As this case was decided upon demurrer to the complaint, the allegations thereof must be taken as true. The question presented involves the right of the plaintiff in error to invoke the protection of the Fourteenth Amendment against alleged infraction of her rights by the action of the city council in passing and enforcing the ordinances which prevent the carrying on of the business of making and selling gas to the people of the city.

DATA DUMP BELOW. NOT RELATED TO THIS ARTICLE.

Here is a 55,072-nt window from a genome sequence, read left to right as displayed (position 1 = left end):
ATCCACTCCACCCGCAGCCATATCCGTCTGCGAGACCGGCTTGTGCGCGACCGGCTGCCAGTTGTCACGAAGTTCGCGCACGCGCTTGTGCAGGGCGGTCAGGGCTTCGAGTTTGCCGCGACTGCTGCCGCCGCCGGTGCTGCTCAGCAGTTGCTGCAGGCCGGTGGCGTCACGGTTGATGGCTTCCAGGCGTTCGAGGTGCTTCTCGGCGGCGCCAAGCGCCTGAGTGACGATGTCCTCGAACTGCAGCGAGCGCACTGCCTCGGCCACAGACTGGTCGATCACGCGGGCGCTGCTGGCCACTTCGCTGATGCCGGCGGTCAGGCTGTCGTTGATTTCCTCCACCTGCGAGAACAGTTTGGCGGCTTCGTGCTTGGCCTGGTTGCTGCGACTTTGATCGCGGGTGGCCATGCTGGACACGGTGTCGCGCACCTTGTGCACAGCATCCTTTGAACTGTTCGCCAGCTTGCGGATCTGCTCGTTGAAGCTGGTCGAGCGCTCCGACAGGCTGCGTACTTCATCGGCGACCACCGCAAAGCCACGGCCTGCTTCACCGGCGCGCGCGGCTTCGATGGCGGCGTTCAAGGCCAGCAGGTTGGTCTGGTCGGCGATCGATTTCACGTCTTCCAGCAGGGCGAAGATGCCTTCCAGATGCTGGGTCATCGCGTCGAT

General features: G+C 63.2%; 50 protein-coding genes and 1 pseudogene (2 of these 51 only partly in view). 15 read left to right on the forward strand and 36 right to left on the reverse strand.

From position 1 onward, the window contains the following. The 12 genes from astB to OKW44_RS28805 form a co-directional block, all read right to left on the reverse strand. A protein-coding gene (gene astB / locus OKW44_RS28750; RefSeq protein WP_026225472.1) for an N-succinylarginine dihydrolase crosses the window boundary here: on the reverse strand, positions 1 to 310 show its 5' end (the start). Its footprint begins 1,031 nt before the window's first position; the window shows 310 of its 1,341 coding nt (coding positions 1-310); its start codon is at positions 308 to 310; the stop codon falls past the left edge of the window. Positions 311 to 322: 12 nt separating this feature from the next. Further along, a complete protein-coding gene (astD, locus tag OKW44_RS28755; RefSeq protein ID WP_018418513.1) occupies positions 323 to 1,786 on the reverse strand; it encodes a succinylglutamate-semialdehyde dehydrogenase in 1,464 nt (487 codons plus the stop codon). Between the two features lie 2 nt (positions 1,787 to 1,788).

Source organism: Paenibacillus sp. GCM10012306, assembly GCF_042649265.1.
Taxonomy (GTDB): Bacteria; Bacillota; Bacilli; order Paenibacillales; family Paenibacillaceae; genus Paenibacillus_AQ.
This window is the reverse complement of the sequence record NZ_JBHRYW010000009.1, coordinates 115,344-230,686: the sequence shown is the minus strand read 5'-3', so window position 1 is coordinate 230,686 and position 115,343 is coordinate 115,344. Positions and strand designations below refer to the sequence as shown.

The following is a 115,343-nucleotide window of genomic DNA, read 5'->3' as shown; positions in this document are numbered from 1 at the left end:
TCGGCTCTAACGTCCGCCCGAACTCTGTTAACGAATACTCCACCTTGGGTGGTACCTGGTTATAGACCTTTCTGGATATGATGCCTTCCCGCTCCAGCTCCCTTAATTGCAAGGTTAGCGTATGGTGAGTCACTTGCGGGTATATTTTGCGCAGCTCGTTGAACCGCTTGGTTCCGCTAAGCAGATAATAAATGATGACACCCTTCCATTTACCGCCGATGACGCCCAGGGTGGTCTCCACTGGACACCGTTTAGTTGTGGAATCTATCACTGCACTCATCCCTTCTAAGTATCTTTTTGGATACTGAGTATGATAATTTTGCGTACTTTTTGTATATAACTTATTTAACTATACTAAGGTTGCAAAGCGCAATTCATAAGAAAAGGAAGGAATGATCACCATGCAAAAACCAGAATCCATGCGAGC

Before entering upon a consideration of the case it is essential to examine briefly the extent to which constitutional and legislative control have been exercised by authority of the State of California in reference to the erection and maintenance of gasworks in cities. The constitution of the State, section 19, article XI, provides that "In any city where there are no public works owned and controlled by the municipality for supplying the same with water or artificial light, any individual, or any company duly incorporated for such purpose, under and by authority of the laws of this State, shall, under the direction of the superintendent of streets, or other officer in control thereof, and under such general regulations as the municipality may prescribe, for damages and indemnity for damages, have the privilege of using the public streets and thoroughfares thereof, and of laying down pipes and conduits therein, and connections therewith, so far as may be necessary for introducing into and supplying such city and its inhabitants either with gaslight, or other illuminating light, or with fresh water for domestic and all other purposes, upon the condition that the municipal government shall have the right to regulate the charges thereof." By the act of the state legislature of April 4, 1870, Stats. of 1869-1870, 815, it was provided that cities may control the location and construction of works so that they may be erected in suitable localities to give the least discomfiture or annoyance to the public. By the constitution